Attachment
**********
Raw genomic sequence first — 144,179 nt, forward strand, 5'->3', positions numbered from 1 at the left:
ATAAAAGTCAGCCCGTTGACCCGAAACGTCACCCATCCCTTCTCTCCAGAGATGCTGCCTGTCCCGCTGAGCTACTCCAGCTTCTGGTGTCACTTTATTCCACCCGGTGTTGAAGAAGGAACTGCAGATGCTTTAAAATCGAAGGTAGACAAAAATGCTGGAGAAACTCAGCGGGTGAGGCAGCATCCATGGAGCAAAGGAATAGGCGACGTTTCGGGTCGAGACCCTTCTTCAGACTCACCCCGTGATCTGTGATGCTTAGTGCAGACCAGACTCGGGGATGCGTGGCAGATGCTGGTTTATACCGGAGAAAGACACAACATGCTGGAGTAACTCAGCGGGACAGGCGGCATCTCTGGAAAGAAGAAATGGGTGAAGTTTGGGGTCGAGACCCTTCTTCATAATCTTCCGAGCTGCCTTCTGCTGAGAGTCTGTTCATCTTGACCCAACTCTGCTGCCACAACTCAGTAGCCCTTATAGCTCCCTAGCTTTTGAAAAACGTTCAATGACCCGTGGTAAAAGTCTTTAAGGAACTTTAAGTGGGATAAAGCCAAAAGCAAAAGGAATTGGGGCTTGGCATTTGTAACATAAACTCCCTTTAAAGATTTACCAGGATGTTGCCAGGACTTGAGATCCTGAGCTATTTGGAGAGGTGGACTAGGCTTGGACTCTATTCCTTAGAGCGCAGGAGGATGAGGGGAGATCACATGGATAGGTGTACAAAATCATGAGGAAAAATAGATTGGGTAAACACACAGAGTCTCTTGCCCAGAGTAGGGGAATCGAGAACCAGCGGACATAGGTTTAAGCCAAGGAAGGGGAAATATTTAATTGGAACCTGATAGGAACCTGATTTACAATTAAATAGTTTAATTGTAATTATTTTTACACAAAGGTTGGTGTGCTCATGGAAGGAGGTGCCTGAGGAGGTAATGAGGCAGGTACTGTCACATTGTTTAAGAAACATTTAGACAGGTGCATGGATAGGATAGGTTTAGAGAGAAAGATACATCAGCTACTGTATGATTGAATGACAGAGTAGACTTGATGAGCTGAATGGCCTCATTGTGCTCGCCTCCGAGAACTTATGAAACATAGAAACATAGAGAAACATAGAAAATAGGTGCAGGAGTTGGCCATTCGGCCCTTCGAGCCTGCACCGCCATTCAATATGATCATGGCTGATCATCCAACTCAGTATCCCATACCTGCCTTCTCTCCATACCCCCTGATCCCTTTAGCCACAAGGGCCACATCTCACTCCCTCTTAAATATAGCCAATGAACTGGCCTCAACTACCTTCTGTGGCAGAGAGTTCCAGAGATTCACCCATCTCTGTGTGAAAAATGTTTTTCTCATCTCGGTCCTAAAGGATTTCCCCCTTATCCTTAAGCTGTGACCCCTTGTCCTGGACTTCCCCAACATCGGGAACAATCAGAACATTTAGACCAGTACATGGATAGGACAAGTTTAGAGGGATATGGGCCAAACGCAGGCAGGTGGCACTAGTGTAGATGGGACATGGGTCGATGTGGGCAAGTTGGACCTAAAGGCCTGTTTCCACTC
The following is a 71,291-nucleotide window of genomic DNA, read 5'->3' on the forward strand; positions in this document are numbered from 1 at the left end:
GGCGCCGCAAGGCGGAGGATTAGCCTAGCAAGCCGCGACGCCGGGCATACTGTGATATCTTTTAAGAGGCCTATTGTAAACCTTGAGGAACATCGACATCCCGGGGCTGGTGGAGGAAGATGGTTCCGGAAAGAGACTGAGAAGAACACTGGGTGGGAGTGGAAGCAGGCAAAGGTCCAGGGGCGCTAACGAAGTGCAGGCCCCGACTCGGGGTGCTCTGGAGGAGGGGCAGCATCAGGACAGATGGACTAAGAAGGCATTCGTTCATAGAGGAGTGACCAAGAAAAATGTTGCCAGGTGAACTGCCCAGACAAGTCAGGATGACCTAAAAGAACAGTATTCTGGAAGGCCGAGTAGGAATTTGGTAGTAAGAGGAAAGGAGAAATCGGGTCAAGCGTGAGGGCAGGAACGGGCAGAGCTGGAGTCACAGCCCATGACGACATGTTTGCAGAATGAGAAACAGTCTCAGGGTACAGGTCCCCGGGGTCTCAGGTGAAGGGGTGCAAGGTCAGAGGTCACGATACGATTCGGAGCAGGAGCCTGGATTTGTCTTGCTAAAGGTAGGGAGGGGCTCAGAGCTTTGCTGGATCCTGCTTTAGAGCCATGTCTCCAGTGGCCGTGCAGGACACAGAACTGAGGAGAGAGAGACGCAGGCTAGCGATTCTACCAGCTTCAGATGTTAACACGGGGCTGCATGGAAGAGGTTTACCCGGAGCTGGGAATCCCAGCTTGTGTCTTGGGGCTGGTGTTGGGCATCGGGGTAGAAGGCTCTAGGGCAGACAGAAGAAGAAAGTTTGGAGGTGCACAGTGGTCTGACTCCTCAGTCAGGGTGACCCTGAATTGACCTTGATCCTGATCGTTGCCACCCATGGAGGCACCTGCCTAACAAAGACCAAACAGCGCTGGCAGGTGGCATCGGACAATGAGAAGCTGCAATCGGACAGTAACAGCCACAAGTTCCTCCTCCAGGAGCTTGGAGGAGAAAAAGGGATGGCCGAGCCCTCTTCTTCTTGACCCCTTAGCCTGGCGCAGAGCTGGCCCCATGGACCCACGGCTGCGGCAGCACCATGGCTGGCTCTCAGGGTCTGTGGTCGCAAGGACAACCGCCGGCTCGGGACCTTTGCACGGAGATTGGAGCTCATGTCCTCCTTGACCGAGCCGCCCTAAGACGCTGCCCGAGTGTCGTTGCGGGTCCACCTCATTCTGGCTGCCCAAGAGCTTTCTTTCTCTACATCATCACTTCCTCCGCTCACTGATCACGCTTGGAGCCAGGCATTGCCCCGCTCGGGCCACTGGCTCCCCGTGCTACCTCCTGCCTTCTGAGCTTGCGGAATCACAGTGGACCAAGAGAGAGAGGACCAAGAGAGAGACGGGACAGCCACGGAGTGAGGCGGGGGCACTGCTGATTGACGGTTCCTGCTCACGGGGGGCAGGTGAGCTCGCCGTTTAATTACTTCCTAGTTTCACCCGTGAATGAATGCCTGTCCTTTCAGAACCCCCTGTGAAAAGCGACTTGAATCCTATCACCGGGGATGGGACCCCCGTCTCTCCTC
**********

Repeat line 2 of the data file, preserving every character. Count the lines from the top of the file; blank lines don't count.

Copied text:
ATAAAAGTCAGCCCGTTGACCCGAAACGTCACCCATCCCTTCTCTCCAGAGATGCTGCCTGTCCCGCTGAGCTACTCCAGCTTCTGGTGTCACTTTATTCCACCCGGTGTTGAAGAAGGAACTGCAGATGCTTTAAAATCGAAGGTAGACAAAAATGCTGGAGAAACTCAGCGGGTGAGGCAGCATCCATGGAGCAAAGGAATAGGCGACGTTTCGGGTCGAGACCCTTCTTCAGACTCACCCCGTGATCTGTGATGCTTAGTGCAGACCAGACTCGGGGATGCGTGGCAGATGCTGGTTTATACCGGAGAAAGACACAACATGCTGGAGTAACTCAGCGGGACAGGCGGCATCTCTGGAAAGAAGAAATGGGTGAAGTTTGGGGTCGAGACCCTTCTTCATAATCTTCCGAGCTGCCTTCTGCTGAGAGTCTGTTCATCTTGACCCAACTCTGCTGCCACAACTCAGTAGCCCTTATAGCTCCCTAGCTTTTGAAAAACGTTCAATGACCCGTGGTAAAAGTCTTTAAGGAACTTTAAGTGGGATAAAGCCAAAAGCAAAAGGAATTGGGGCTTGGCATTTGTAACATAAACTCCCTTTAAAGATTTACCAGGATGTTGCCAGGACTTGAGATCCTGAGCTATTTGGAGAGGTGGACTAGGCTTGGACTCTATTCCTTAGAGCGCAGGAGGATGAGGGGAGATCACATGGATAGGTGTACAAAATCATGAGGAAAAATAGATTGGGTAAACACACAGAGTCTCTTGCCCAGAGTAGGGGAATCGAGAACCAGCGGACATAGGTTTAAGCCAAGGAAGGGGAAATATTTAATTGGAACCTGATAGGAACCTGATTTACAATTAAATAGTTTAATTGTAATTATTTTTACACAAAGGTTGGTGTGCTCATGGAAGGAGGTGCCTGAGGAGGTAATGAGGCAGGTACTGTCACATTGTTTAAGAAACATTTAGACAGGTGCATGGATAGGATAGGTTTAGAGAGAAAGATACATCAGCTACTGTATGATTGAATGACAGAGTAGACTTGATGAGCTGAATGGCCTCATTGTGCTCGCCTCCGAGAACTTATGAAACATAGAAACATAGAGAAACATAGAAAATAGGTGCAGGAGTTGGCCATTCGGCCCTTCGAGCCTGCACCGCCATTCAATATGATCATGGCTGATCATCCAACTCAGTATCCCATACCTGCCTTCTCTCCATACCCCCTGATCCCTTTAGCCACAAGGGCCACATCTCACTCCCTCTTAAATATAGCCAATGAACTGGCCTCAACTACCTTCTGTGGCAGAGAGTTCCAGAGATTCACCCATCTCTGTGTGAAAAATGTTTTTCTCATCTCGGTCCTAAAGGATTTCCCCCTTATCCTTAAGCTGTGACCCCTTGTCCTGGACTTCCCCAACATCGGGAACAATCAGAACATTTAGACCAGTACATGGATAGGACAAGTTTAGAGGGATATGGGCCAAACGCAGGCAGGTGGCACTAGTGTAGATGGGACATGGGTCGATGTGGGCAAGTTGGACCTAAAGGCCTGTTTCCACTC